If your houseplant’s roots decide to poke out the drainage hole to say “hello,” they are telling you that it’s the best time to repot. You will want to give this plant a pot upgrade. This translates into a container that is 1-2 inches wider and deeper for a mini plant. For bigger plants, you’ll want a pot that is 3-4 inches larger.
The Tiny Growth
As a plant gets older, its growth-size should continue to increase until it reaches maturity. If your houseplant spits out a random, unusually small, or disfigured leaf, it is crying out for help. Your soil is likely exhausted! Mineral build-ups, lack of nutrition, and reduced aeration all contribute to this unsightly growth. While your plant may or may not need a larger container, it certainly could use some new soil!
The Root Wrap
If you remove your plant from its pot and notice that its roots are twirling around the bottom of its container (or if the whole thing comes out as one solid-root-ball), you need to upsize. Why? Your roots officially have nowhere to go. If you haven’t seen some of these above issues already, they are headed your way!
Some Repotting Reminders
Reminder one: Don’t rough-house with your roots.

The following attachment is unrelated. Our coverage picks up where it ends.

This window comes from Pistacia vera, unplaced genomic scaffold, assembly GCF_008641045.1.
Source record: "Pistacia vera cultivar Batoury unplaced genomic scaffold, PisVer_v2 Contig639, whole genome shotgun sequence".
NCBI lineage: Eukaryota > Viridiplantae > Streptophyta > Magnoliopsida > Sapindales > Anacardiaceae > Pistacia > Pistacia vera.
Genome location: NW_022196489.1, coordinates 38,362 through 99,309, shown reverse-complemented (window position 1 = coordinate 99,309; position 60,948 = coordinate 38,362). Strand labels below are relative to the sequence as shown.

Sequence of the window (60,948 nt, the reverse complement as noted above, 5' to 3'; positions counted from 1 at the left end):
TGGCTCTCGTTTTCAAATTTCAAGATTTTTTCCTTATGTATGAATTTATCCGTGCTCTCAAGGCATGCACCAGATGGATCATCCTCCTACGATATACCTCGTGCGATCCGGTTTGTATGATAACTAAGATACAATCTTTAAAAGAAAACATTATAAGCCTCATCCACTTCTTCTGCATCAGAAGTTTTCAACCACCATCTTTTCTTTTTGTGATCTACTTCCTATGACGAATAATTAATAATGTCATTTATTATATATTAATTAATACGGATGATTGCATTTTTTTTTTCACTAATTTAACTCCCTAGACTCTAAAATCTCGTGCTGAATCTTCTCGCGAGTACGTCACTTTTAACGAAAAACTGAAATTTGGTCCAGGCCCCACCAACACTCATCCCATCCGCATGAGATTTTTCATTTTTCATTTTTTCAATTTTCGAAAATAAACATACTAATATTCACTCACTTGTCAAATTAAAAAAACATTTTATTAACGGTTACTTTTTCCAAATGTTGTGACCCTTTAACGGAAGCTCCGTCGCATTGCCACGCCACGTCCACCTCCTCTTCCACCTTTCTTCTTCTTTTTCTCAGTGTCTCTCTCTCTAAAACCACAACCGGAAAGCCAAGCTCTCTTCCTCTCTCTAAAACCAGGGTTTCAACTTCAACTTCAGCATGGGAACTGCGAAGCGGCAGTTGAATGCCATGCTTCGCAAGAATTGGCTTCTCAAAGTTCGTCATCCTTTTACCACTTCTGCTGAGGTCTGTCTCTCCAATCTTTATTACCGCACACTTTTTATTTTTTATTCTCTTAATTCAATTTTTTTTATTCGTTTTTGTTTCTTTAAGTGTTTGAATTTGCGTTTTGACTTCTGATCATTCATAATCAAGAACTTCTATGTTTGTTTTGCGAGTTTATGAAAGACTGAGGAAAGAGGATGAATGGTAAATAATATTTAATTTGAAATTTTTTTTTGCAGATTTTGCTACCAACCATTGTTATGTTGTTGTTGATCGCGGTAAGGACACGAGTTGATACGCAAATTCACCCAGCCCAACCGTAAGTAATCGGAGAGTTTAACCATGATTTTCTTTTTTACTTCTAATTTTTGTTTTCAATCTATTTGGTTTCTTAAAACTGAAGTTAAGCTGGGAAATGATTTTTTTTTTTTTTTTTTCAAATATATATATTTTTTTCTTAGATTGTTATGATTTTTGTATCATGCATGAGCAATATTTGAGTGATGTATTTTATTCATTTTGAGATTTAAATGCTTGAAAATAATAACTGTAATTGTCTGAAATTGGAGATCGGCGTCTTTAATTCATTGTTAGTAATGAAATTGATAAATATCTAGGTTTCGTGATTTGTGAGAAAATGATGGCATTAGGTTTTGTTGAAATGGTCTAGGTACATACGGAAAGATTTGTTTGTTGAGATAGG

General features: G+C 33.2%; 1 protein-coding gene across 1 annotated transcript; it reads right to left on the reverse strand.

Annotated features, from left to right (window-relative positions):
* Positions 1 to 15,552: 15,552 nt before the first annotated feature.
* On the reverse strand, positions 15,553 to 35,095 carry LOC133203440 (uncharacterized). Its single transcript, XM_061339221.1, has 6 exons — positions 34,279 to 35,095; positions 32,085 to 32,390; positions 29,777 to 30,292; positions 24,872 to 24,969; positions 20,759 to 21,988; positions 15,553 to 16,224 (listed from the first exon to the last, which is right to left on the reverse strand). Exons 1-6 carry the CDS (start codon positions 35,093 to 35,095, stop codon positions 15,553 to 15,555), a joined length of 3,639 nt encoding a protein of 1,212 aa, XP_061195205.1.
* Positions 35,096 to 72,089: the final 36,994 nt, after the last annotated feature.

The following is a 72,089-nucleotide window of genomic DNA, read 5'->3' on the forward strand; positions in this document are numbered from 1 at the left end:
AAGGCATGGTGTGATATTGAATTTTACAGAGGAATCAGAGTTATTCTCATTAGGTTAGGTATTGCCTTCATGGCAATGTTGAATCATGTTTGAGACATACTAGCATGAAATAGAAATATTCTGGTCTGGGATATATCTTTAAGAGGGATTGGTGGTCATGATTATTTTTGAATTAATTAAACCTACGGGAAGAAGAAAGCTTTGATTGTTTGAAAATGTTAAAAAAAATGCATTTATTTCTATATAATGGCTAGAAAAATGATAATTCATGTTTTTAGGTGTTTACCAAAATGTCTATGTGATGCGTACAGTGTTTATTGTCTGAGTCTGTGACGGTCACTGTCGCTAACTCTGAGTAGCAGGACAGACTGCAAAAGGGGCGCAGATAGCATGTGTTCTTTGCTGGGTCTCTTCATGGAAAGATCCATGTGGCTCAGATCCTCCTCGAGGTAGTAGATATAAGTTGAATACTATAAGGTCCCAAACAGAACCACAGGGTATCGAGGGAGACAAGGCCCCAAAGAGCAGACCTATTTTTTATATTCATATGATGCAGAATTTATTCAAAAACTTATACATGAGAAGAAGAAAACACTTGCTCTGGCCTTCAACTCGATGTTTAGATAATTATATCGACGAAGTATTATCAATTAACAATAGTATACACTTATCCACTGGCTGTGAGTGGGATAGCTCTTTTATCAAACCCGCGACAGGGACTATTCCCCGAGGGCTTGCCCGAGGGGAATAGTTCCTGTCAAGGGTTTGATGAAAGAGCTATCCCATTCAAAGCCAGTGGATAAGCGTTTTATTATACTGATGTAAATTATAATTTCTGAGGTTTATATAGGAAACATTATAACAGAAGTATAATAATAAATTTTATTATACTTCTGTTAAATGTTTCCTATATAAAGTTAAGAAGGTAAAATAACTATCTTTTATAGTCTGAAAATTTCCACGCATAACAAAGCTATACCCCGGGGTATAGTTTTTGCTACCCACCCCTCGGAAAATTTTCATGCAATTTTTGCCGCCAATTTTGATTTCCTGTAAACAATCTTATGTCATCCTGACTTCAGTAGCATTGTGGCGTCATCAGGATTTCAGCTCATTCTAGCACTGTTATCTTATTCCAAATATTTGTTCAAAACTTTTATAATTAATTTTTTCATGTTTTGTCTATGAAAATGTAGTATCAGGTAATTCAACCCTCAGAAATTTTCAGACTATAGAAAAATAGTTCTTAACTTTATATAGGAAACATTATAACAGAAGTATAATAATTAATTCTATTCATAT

In nature, plants aren’t uprooted every year, so remember, this is a pretty traumatizing experience for your mini plantie. That being said, it is essential to get a reasonable amount of the exhausted soil out of the root ball and release some of those wrapped up roots. How?
It is best to wait to start the repotting process until it is time to water your houseplant. Then, start by thoroughly soaking your mini plant the night before. This will contribute to malleable roots and softer soil, reducing the risk of trauma. Simply ‘tickle’ the roots to release some of the dirt, and try to untangle as many roots as you can.
Reminder two: Know when to admit defeat.
You were so confident your plant needed an upgrade… well, until you unpotted it. If you just don’t see those bare roots giving you the signs, resist the urge to size up. There’s nothing wrong with admitting defeat! Just take it as an excellent opportunity to refresh your plant’s soil and return it to its original planter.
Wait until it’s the best time to repot your houseplant in a larger container. What’s the harm in putting your plant in a container that is too big? The root-to-soil ratio will be entirely off, providing too much moisture to your root system. Potentially, you are facing a severe case of root rot, which will potentially end in death. Life lesson from plants: They like achievable goals!
Reminder three: Leave Sickly Plants Alone
When one of our precious plants is sick, it’s easy to overcompensate. Suddenly, it’s all you can think about, and before you know it: you’ve moved your plant three times this week, gave it extra water, and maybe some more fertilizer for good measure. If repotting is next on your list, don’t do it.
Repotting your plant is a drastic measure and could be the last nail in the coffin for your sickly plant. You shouldn’t consider repotting unless there is something substantially wrong with your soil.